Each year, NJCH receives Incubation and Action Grant funding requests from organizations seeking support for public humanities projects. Through a competitive application process, we award Incubation Grants and Action Grants, from $2,000 to $20,000, to further our mission - to harness the power of the humanities to strengthen our pluralistic society.
Prior grant recipients, including a brief project description for each organization, are listed below.
AIDS Resource Foundation for Children, Newark ($15,000), to develop an oral history project that celebrates, uplifts, and connects women in New Jersey who are living at the intersection of HIV/AIDS and domestic violence (HIV/DV).
Camden Repertory Theater, Camden ($14,400), to design a series of public programs and educational materials exploring the diverse and rich voices of Martie Evans, J.E. Franklin, and Barbara Ann Teer, three lesser-known Black women playwrights whose artistic importance are a part of an invisible yet nevertheless influential cannon of the American Black Arts Movement.
coLAB Arts, New Brunswick ($12,000), to support an oral history and verbatim theater project comprised of oral histories with women, girls, and trans men in the U.S. who have medically self-managed their abortions with tele-medical support from international organization, Aid Access.
Ethical Culture Society of Bergen County, Teaneck ($6,098), to explore the concept of “sacred” spaces in a variety of contexts and create resources that can be employed by environmentalists, human rights advocates, community groups to preserve and protect public places and spaces.
Gloucester County Department of Parks and Recreation, Sewell, ($15,000), to support community listening sessions to help inform the organization how to chronicle a recent archeological discovery at their site and shape future public programming.
Lost Souls Public Memorial Project, Somerset ($5,320), to develop a digital history trail mapping the story of the Lost Souls -137 African Americans from New Jersey who were kidnapped and sold into permanent slavery in the South by a ring organized by a corrupt Middlesex County judge in 1818.
Raíces Cultural Center, New Brunswick ($8,000), to support the planning and development of a publicly accessible oral history library that seeks to document, preserve, and share family stories.
Talking Eyes Media, Montclair ($15,000), to develop an exhibition and live storytelling events using personal narratives captured through The Newark Story Bus, a mobile audio-recording and photography studio that collects oral histories and portraits of the people of Newark.
Camden County College, Blackwood ($6,125), to support a series public presentations on Colonial America and the American Revolution, with a specific focus on African Americans, Jewish people, and Indigenous Americans.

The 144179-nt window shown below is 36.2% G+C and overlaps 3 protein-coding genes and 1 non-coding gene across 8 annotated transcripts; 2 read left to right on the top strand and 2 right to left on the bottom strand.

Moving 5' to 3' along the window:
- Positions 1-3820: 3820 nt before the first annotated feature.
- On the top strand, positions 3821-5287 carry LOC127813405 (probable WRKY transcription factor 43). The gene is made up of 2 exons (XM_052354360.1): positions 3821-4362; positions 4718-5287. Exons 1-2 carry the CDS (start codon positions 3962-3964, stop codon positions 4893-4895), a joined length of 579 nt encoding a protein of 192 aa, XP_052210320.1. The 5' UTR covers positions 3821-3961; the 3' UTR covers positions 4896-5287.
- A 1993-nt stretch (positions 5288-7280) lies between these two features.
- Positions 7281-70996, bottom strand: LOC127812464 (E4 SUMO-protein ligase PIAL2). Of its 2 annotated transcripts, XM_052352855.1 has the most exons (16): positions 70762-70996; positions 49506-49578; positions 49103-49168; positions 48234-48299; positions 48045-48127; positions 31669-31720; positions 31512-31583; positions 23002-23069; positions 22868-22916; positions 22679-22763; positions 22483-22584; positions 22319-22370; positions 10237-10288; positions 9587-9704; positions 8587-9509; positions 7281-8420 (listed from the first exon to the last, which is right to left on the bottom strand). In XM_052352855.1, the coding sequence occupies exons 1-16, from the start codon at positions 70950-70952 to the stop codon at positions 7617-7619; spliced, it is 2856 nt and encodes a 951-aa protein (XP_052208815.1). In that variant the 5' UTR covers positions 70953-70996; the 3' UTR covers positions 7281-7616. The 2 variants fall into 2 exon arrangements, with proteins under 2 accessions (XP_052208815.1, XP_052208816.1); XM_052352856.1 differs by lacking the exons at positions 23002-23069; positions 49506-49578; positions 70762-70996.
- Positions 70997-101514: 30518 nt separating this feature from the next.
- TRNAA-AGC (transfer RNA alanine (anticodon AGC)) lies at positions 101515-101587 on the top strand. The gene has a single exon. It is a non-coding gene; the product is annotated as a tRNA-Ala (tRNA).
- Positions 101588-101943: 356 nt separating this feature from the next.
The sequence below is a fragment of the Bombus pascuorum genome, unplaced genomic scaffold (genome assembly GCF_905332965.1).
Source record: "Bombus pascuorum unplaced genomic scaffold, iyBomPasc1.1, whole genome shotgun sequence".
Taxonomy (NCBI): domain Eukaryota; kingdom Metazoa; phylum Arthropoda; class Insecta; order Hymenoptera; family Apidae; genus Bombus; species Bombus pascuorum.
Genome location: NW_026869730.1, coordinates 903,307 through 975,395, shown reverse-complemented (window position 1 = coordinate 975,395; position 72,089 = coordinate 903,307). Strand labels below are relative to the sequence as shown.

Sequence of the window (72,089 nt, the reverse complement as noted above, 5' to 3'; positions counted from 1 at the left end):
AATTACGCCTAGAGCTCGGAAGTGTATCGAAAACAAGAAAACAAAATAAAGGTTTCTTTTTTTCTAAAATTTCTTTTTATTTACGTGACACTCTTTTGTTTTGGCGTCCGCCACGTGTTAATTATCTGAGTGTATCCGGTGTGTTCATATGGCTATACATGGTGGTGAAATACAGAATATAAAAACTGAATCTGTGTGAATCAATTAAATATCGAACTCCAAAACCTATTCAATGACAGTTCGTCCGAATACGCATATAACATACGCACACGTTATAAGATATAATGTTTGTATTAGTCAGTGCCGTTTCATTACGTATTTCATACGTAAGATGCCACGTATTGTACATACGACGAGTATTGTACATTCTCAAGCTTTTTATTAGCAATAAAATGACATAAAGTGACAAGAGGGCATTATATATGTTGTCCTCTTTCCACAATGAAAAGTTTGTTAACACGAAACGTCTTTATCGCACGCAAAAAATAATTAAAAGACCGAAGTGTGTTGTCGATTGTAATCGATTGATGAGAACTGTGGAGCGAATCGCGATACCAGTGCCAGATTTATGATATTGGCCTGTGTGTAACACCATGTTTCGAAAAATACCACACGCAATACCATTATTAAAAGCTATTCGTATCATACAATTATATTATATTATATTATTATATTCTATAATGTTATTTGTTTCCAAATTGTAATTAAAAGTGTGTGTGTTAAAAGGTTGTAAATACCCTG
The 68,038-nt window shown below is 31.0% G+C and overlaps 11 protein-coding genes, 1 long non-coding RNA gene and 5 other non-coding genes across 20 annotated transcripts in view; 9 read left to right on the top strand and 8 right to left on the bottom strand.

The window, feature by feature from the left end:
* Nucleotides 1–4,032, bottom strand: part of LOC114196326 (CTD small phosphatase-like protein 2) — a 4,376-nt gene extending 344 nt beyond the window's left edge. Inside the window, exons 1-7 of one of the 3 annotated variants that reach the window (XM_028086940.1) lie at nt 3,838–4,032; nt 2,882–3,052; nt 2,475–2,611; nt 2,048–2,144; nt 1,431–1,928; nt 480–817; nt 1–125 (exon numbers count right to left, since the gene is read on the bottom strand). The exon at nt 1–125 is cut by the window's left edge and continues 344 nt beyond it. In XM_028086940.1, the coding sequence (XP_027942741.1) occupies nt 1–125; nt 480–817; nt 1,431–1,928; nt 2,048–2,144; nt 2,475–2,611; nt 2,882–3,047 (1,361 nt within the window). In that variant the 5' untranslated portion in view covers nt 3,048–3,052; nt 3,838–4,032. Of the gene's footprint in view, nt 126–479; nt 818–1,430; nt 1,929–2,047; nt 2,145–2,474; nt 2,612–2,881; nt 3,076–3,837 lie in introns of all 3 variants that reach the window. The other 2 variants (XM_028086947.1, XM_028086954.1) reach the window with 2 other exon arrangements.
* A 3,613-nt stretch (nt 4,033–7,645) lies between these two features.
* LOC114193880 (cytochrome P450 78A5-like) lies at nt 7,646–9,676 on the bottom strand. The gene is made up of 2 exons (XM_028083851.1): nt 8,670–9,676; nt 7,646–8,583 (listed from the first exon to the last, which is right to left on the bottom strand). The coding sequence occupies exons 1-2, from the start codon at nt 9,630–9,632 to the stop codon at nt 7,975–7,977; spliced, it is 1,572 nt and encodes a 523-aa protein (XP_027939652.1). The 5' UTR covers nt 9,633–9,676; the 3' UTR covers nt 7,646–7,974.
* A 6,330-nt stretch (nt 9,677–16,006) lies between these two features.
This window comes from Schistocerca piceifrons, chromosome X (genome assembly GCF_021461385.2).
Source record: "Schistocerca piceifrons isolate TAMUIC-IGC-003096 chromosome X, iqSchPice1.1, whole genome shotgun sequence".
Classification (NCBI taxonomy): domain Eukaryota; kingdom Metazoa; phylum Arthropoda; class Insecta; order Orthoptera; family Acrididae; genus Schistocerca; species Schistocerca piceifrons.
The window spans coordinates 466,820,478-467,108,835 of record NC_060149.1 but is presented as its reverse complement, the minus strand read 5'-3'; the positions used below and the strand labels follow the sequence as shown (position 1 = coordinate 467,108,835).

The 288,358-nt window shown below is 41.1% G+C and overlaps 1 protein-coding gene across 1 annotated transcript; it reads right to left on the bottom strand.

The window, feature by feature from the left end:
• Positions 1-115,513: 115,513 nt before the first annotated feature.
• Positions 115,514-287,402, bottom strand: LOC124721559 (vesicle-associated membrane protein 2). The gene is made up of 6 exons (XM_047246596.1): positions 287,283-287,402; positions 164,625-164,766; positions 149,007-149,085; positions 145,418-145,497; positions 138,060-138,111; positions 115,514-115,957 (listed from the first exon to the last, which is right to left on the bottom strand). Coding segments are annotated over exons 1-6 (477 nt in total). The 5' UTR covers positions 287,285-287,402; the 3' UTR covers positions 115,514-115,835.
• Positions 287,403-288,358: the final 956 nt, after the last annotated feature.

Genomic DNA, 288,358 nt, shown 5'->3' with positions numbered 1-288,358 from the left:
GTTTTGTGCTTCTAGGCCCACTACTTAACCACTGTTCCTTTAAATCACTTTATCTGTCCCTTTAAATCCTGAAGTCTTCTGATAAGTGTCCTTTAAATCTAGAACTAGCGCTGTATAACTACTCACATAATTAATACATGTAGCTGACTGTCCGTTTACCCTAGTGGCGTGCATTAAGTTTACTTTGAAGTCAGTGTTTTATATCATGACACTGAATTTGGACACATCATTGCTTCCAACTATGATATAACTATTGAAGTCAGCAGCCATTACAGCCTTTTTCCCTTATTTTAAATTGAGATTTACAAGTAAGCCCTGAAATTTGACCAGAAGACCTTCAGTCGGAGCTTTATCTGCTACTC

Cranford Public Library, Cranford ($4,300), to host a series of quarterly author and artist talks with a focus on elevating the stories of underrepresented and marginalized voices.
Friends of Yogi, Little Falls ($15,000), to create a technology-driven data visualization exhibition that captures the story of Major League Baseball and COVID-19 as a window into the greater societal and cultural impact of the pandemic.
In FACT, Willingboro ($13,500), to conduct a broad examination of the R&B Urban Line dance culture and community in the New Jersey through oral histories with dancers, choreographers, DJ's, event producers and other practitioners.
Ironbound Community Corporation, Newark ($15,000), to create and operate a community archive for Ironbound Community Corporation (ICC), a community-based organization that has been organizing for justice and providing educational and family services to residents for more than 50 years.
NJ YMCA State Alliance, Hamilton ($15,000), to support the implementation of a multimedia community engagement and dissemination strategy for a COVID-19 storytelling project that documented experiences from participants about impacts and perspectives of NJ residents during the pandemic.
People & Stories / Gente y Cuentos, Lawrenceville ($12,000), to support literature reading and discussion programs in English and Spanish at partner sites throughout NJ.
Ukrainian History and Education Center, Somerset ($13,000), to create an exhibition that examines Ukrainian and Ukrainian American responses to the Holodomor, the genocidal artificial famine perpetrated against Ukrainians in the Soviet Union in the 1930s, through primary sources, art, and literature.
Visual Arts Center of New Jersey, Summit ($13,500), to support an interdisciplinary exhibition and accompanying humanities-based public programs that explore the visual art and folklife traditions of the Caribbean diaspora in NJ.
Whitesbog Preservation Trust, Browns Mills ($13,500), to collect oral histories from Whitesbog, Pemberton, and Browns Mills and to host public talks with community scholars on topics related to the history of the New Jersey Pine Barrens.